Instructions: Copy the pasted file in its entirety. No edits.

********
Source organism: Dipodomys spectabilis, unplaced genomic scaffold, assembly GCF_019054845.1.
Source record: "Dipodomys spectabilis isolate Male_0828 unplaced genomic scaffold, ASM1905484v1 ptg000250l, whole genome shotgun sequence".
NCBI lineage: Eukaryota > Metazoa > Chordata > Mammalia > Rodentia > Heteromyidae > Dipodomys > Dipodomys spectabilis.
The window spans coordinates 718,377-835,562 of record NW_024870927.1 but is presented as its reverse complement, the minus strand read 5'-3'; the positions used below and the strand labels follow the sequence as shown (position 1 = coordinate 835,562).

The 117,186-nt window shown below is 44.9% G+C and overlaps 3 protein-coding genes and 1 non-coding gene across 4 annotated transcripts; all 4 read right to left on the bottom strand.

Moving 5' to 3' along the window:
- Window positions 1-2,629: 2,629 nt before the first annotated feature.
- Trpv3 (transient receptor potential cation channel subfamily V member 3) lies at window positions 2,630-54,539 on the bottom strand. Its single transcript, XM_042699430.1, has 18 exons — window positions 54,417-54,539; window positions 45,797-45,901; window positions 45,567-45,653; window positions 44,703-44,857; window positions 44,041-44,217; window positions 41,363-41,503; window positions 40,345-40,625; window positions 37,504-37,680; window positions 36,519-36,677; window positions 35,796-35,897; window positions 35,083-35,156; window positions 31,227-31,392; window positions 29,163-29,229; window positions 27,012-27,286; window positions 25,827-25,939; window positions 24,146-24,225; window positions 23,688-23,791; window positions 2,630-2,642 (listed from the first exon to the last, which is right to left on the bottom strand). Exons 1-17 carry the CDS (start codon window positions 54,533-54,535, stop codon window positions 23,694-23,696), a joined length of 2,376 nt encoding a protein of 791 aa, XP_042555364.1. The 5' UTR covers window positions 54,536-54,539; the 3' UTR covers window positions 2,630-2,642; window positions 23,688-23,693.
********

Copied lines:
Source organism: Dipodomys spectabilis, unplaced genomic scaffold, assembly GCF_019054845.1.
Source record: "Dipodomys spectabilis isolate Male_0828 unplaced genomic scaffold, ASM1905484v1 ptg000250l, whole genome shotgun sequence".
NCBI lineage: Eukaryota > Metazoa > Chordata > Mammalia > Rodentia > Heteromyidae > Dipodomys > Dipodomys spectabilis.
The window spans coordinates 718,377-835,562 of record NW_024870927.1 but is presented as its reverse complement, the minus strand read 5'-3'; the positions used below and the strand labels follow the sequence as shown (position 1 = coordinate 835,562).

The 117,186-nt window shown below is 44.9% G+C and overlaps 3 protein-coding genes and 1 non-coding gene across 4 annotated transcripts; all 4 read right to left on the bottom strand.

Moving 5' to 3' along the window:
- Window positions 1-2,629: 2,629 nt before the first annotated feature.
- Trpv3 (transient receptor potential cation channel subfamily V member 3) lies at window positions 2,630-54,539 on the bottom strand. Its single transcript, XM_042699430.1, has 18 exons — window positions 54,417-54,539; window positions 45,797-45,901; window positions 45,567-45,653; window positions 44,703-44,857; window positions 44,041-44,217; window positions 41,363-41,503; window positions 40,345-40,625; window positions 37,504-37,680; window positions 36,519-36,677; window positions 35,796-35,897; window positions 35,083-35,156; window positions 31,227-31,392; window positions 29,163-29,229; window positions 27,012-27,286; window positions 25,827-25,939; window positions 24,146-24,225; window positions 23,688-23,791; window positions 2,630-2,642 (listed from the first exon to the last, which is right to left on the bottom strand). Exons 1-17 carry the CDS (start codon window positions 54,533-54,535, stop codon window positions 23,694-23,696), a joined length of 2,376 nt encoding a protein of 791 aa, XP_042555364.1. The 5' UTR covers window positions 54,536-54,539; the 3' UTR covers window positions 2,630-2,642; window positions 23,688-23,693.